MEC Kelvin 3.8 Sleeping Pad

rated 3.5 of 5 stars
photo: MEC Kelvin 3.8 Sleeping Pad air-filled sleeping pad

Specs

R value 3.2
Thickness 3.8 cm

Reviews

1 review
5-star:   0
4-star:   0
3-star:   1
2-star:   0
1-star:   0

When inflated, it's three times thicker and up to twice as warm as a 1/2" closed-cell foam pad. And when rolled up, this pad takes half to a third the space (volume) of that same closed-cell foam pad.

Pros

  • Comfort
  • Compactness
  • (moderate) warmth

Cons

  • Inflation and deflation routines
  • Fragile (susceptible to punctures and membrane decay)

MEC-Kelvin-3-8-Rolled-.jpg

Size - rolled: 30 x 16 cm (12" x 6")
Size - inflated: 183 x 51 x 3.8 cm (72" x 20" x 1.5")
Weight: 775 g (1 lb 11 oz)

Thickness - 3.8cm (1.5"):
This is pretty average for these "self-inflating" type sleeping pads. They called it a "Medium-Thickness" pad in the literature. For a side-sleeper like me, this was the bare minimum to keep my contact points elevated off the ground (anything thinner, and I would have displaced the air under my shoulders and hips and been uncomfortable all night).

Warmth (2.8-3.2 "R"value):
This is a biggie for sleeping pads. In the summer it's not so important, but in the shoulder seasons it makes a big difference. this pad wasn't the greatest at keeping you warm in cooler environments, but it was better than using a foam pad. These days, there are much warmer varieties, but you pay a premium for warmth.

Firmness:
As you can mouth-inflate these pads to your own liking, this is a matter of personal preference. I like my sleeping pads to be firm, and this pad delivered (up until the point of failure a few years later, when it would no longer hold air pressure).

Packability: 
These types of sleeping pad must be compressed when rolled to "deflate", and then the valve closed to keep the internal foam from re-expanding the pad again. It can become a little tedious if you're moving campsites every day on a multi-day route, but the tradeoff is for much better packed volume compared to standard foam mats. 

Construction & Durability:
After a few years of light and occasional use, my sleeping pad failed due to a membrane degradation/decay in the "top" fabric. it was pretty spectacular to do the soap-test expecting to find an isolated pin-prick, and instead see the whole surface foam up! Luckily for me, MEC stands behind their products, and for only a small fee I was able to upgrade to the newer MEC Reactor 3.8 sleeping pad. So while I can't say the build-quality was the absolute greatest, the customer support from MEC is phenomenal!!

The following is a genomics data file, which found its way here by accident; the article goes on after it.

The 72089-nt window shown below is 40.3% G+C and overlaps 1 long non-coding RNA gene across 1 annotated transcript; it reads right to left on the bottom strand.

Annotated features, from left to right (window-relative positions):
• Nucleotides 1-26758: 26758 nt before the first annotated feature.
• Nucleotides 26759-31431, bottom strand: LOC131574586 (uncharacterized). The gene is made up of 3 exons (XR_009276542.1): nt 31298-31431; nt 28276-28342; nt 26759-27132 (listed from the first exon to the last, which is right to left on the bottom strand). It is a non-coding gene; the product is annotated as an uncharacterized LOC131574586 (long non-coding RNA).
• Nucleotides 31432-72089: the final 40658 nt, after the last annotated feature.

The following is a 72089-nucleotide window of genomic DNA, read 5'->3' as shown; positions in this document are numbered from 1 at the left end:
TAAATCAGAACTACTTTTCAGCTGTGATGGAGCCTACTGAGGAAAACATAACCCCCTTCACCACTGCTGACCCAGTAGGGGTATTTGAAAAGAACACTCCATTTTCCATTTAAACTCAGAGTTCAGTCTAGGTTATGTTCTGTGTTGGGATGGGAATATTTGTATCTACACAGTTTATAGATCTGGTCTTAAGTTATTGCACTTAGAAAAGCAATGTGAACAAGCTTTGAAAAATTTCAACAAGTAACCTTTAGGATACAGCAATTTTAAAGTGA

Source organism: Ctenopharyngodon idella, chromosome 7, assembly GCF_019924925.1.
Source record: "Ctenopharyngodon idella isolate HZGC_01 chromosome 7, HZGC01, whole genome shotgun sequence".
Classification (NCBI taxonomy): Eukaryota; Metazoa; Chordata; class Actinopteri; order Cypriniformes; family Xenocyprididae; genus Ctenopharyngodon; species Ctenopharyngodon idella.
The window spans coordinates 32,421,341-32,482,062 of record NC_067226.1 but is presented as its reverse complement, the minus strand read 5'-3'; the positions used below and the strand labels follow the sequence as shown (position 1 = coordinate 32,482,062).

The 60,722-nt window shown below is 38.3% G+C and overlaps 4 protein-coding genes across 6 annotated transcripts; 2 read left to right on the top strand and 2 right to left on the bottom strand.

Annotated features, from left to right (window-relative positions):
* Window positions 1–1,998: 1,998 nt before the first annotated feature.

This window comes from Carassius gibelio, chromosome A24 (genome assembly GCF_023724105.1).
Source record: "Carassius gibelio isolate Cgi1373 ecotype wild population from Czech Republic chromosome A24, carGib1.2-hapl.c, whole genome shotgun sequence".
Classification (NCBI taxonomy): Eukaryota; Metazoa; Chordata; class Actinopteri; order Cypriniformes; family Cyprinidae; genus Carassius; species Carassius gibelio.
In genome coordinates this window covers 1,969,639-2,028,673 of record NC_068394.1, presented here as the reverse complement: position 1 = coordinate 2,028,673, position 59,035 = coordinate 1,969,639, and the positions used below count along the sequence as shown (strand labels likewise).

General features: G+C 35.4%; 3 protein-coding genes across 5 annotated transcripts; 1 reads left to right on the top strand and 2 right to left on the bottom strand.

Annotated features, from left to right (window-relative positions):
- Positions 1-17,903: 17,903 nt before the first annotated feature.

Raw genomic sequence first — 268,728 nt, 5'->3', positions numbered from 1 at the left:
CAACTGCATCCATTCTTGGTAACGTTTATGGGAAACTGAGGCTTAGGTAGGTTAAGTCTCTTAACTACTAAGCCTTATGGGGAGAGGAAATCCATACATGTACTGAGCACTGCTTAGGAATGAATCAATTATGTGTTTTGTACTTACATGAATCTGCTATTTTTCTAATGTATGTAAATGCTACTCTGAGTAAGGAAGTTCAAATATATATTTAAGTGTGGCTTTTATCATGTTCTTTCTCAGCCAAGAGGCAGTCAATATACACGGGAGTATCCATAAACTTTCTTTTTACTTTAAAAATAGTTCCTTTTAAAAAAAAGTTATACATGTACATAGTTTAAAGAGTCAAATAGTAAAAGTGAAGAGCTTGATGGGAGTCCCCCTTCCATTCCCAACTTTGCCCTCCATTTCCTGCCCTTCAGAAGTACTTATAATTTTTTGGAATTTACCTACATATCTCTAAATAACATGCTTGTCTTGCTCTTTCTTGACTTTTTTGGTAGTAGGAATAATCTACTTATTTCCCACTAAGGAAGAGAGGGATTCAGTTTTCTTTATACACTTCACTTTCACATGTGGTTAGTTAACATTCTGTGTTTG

MEC-Reactor-3-8-Inflated-.jpgThis is the inflated sleeping pad... Nothing you wouldn't expect.

MEC-Kelvin-3-8-Valve-.jpgThis is the business-end of the pad... your mouth will get very well-acquainted with this.

Unfortunately I cannot take credit for the photos. I no longer have my sleeping pad, as it had to be returned. I scavenged these photos from the internet. Plz forgive me! LOL

Experience

This was my first "self-inflating" style sleeping pad. I bought it new in 2008, and it gave up the ghost in 2015. During that time, I likely used it for a dozen or so weekend trips, and maybe up to five full-week trips, all in the summer months. I felt I didn't use it a LOT, and as a rule I take good care of my gear, so I was disappointed when it failed. In the end, it suffered a full membrane failure on the "top" surface, which allowed me to take advantage of MEC's Lifetime Product Guarantee and upgrade for a small fee to their newer MEC Reactor 3.8 sleeping pad (review pending...).

Source: bought it new
Price Paid: $60 CAD

Jayson Merryfield

Great review! Wondering how the older pad compares to the newer one they're selling. It's on my shopping list for a pad and I've been comparing it against the other options out there.


1 year ago
DECKEL!

Hi Jayson, I can vouch for the MEC Reactor 3.8, it's a really decent product (I'll see if I can make time for a thorough review soon) I've also heard good things about the MEC Vectair (8.0) which is really not that much more expensive. In short, if I were shopping right now, it would be between those two. the extra thickness and supposedly better thermal performance of the Vectair would have me leaning in that direction, TBH.


1 year ago

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